A 5-year-old Colorado girl is recovering after being attacked by a bear outside of her home near Grand Junction early Sunday morning.
The girl's father, Duane Cyr, told KJCT his daughter will be "fine." Colorado Parks and Wildlife said the girl's mother reported that her daughter heard noises in the yard and believed they were coming from the family dog. It was actually a black bear, and when the mother heard screaming coming from outside, she ran out and saw the bear was dragging the girl. The mother said she began to scream at the bear, and it finally dropped her daughter.
Doctors said the girl had to have more than six dozen stitches, and her recovery could take several weeks, but she's in good spirits, KJCT reports. Catherine Garcia
The FBI is investigating several suspicious packages that were delivered to military and intelligence locations in the Washington, D.C., area, U.S. officials told CNN on Monday.
One official said more than 10 devices, all crude and involving black powder, arrived in packages at Fort McNair, Fort Belvoir, and the CIA. Had any of the packages exploded, the official added, they would not have been able to cause any fatalities. At least one package was sent to the National Defense University at Fort McNair, CNN reports, arriving in the morning. The package went through a scanning machine, and as soon as it was discovered to contain explosive material, the building was evacuated. No one was injured.
All of the suspicious packages are now being examined at the FBI's lab in Quantico, Virginia. Catherine Garcia
Police in Britain announced Thursday that 19 people who may have been exposed to the nerve agent used in an attack against a former Russian spy and his daughter have received medical treatment.
On Sunday, Sergei Skripal, 66, and his daughter Yulia, 33, were found unconscious on a bench near a mall in Salisbury. Kier Pritchard, the acting Wiltshire police chief, said one officer who went to help the victims, Sgt. Nick Bailey, is sick in the hospital, but is slowly making some progress. "Of course he's very anxious, very concerned," he told reporters. He said that other people who were at the scene have had blood tests and gone to the hospital, but would not say if they were police officers, medical workers, or bystanders, NBC News reports.
Both Sergei Skripal and Yulia Skripal remain in the hospital in critical condition, and authorities said they view their case as an attempted murder. Skripal was convicted in 2006 of spying for Britain, and was sentenced to 13 years in prison, but was freed in 2010 as part of a U.S.-Russia spy swap. Catherine Garcia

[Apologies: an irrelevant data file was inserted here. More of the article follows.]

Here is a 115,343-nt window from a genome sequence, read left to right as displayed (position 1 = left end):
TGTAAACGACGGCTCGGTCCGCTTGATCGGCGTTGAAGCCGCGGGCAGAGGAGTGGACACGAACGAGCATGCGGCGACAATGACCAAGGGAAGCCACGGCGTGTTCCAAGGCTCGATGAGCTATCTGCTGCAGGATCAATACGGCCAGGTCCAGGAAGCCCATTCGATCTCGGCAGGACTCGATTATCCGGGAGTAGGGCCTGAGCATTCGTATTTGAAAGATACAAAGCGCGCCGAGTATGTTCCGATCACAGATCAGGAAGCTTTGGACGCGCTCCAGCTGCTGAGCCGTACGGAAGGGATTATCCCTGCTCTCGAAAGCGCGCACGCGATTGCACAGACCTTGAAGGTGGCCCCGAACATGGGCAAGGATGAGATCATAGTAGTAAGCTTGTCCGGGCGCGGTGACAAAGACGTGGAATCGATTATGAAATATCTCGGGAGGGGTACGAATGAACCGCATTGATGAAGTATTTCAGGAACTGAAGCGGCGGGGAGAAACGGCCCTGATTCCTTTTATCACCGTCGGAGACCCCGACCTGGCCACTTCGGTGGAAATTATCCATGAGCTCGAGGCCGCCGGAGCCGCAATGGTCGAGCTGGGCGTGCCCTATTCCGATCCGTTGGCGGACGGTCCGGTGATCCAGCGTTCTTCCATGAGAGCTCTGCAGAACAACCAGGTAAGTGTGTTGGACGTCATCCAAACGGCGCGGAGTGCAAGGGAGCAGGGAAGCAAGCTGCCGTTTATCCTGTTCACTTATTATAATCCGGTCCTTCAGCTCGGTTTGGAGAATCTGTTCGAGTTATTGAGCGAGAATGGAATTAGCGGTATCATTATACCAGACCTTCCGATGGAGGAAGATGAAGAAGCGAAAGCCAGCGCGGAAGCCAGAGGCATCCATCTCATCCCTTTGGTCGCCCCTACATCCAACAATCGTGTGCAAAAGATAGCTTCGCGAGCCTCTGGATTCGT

Putin claims Russia has new nuclear weapons that cannot be intercepted by American anti-ballistic missile technology
Russia has successfully developed a new range of nuclear weapons that are unparalleled in the West and are effectively impossible for America to intercept, Russian President Vladimir Putin boasted Thursday, as reported by The Associated Press. "I want to tell all those who have fueled the arms race over the last 15 years, sought to win unilateral advantages over Russia, introduced unlawful sanctions aimed to contain our country's development: All what you wanted to impede with your policies have already happened," Putin said. "You have failed to contain Russia."
Russia's new weapons include "a nuclear-powered cruise missile, a nuclear-powered underwater drone, and new hypersonic missile that have no equivalent elsewhere in the world," AP writes.
Putin cited the 2002 decision by the U.S. to withdraw from the Cold War-era Anti-Ballistic Missile Treaty, as well as American efforts to subsequently develop missile defense systems, for fueling Moscow's determination to create weapons that can get around the protections. "The Obama administration [had] continued to develop and deploy anti-missile defenses, both in the United States and in Europe, resurrecting in Russia Cold War-era concerns that the Americans would leverage this new ABM capability to subject Russia to nuclear blackmail, threatening a nuclear strike for which Russia would have no response," Newsweek explains.
President Trump has aggressively pushed for rebuilding the U.S. nuclear arsenal, including a line about modernizing the Cold War technology in his own State of the Union address. Critics have slammed his plans, saying they would provoke an international arms race.
Putin, though, noted that the weapons Russia has developed are unrivaled and while they "may appear [elsewhere] someday … by that time we will develop something new."
The Russian president added: "No one has listened to us. You listen to us now." Jeva Lange